At home, trying to write, but with low mental and physical energy, combined with a mindset not completely in tune with writing—and—on the other side of the possibilities pendulum, not inclined to do household chores of any kind.

Most fortunately, I had Maeve Binchy’s “Dublin 4”[i] on the top of one of my stacks of beloved books—ready for the right moment! And with my trusty Kindle at my side, as it often is, loaded with yet to be read or heard kindle and audio book offerings, I’ve been in couch-potato heaven. I did think about writing—but not about doing improvement tasks, or dusting “write your name in it” dust laden furniture, or any of the other neglected household items, or heaven forbid—donning a mask and going out into 2020’s real world. The “thinking” about writing part prompted this post…

Here’s the rambling part of this post that hopefully will end later with a writing tidbit/thought/adventure. Thru Amazon/Audible I first listened to a BBC Radio 4 Broadcast of Charles Paris, played by Bill Nighby, then there was Rumpole, played by Julian Rhind-Tutt, and now I’m finishing up Father Paolo Baldi played by David Threlfall. (I’m mentioning the actors names because I think they have great voices in case you want to give any of them a try) My current listening, Paolo Baldi, has taken me to his Ireland, including traveling around a bit, and I love his mystery focused adventures, and the Ireland he sees.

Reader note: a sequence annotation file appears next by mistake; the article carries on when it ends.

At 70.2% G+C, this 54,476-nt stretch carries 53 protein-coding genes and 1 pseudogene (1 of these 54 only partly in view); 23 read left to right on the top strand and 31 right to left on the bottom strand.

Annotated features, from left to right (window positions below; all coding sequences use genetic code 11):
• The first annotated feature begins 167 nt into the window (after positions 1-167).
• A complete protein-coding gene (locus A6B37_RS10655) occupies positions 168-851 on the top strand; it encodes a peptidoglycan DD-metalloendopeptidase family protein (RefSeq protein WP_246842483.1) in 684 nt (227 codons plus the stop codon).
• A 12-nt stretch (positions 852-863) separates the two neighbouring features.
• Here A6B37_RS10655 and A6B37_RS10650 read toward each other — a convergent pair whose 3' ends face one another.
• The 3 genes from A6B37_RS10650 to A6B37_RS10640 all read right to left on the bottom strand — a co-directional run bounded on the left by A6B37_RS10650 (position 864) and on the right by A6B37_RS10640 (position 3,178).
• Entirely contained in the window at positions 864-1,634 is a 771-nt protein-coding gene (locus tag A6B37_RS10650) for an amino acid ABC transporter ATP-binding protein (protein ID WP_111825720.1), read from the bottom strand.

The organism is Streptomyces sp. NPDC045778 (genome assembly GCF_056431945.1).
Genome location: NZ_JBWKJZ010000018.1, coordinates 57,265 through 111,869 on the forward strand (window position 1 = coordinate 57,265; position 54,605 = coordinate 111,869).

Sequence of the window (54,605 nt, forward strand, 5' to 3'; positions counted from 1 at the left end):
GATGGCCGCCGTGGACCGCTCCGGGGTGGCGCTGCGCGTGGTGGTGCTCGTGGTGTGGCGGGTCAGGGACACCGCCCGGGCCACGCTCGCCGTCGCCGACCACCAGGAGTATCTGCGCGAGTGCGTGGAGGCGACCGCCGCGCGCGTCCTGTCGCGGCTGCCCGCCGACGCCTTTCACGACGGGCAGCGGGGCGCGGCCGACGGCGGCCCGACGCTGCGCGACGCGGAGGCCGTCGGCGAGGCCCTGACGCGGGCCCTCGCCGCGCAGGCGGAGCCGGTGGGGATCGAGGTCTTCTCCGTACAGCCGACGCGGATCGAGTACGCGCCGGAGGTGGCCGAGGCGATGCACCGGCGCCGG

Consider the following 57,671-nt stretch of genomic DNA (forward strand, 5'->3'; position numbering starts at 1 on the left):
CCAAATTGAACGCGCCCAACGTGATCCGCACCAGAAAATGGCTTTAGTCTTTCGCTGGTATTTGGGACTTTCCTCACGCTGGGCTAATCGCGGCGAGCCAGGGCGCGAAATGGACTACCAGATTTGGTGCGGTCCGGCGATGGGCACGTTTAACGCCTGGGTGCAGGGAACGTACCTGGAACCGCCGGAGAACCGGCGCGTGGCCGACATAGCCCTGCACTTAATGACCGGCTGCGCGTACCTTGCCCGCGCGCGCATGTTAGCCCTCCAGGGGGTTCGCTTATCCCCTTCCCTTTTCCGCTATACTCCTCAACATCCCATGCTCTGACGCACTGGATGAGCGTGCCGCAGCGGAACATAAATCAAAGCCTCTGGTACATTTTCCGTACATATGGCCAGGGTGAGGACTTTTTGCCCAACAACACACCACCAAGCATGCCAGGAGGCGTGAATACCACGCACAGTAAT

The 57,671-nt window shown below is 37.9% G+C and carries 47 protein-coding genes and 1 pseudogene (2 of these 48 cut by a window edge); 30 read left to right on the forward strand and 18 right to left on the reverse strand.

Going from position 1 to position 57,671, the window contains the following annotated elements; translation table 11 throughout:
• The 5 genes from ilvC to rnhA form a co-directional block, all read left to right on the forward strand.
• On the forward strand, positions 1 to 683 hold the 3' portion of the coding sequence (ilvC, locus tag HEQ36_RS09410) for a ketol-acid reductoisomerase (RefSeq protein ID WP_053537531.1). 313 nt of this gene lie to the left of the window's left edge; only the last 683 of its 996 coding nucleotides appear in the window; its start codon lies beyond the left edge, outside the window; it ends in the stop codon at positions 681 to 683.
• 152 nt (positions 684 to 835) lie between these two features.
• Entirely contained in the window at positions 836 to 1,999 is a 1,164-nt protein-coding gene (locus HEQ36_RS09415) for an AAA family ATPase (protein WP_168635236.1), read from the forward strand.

The next stop on my rambling writing road is Maeve Binchy and her book. I’m in a wonderful book club, and periodically, each of us have to come up with a selection. Fellow Writer in Residence, Rosemary Lord, mentioned Maeve Binchy in one of her posts,[ii] and I thought at the time, one of her books might be a good idea for book club. So I decided to buy a used one[iii] from Amazon, and have fallen in love with her Ireland.

So how does this all come together? After several years of listening to BBC radio,  my reading-self finally realized, that through the spoken-word only, I was hearing and putting together a whole story—location, action, clues, scenery, characters…all through dialogue. There are a few side-effects like a phone ringing, and stomping feet—but the story is carried completely through dialogue. Could I do that? Definitely not.

Then Maeve, who takes you to Ireland up close and personal, with lovely characters and situations–does so much of her story telling through dialogue. You get to know her characters, the setting, motivations, emotions, often via what they say. Can I do that? Definitely not.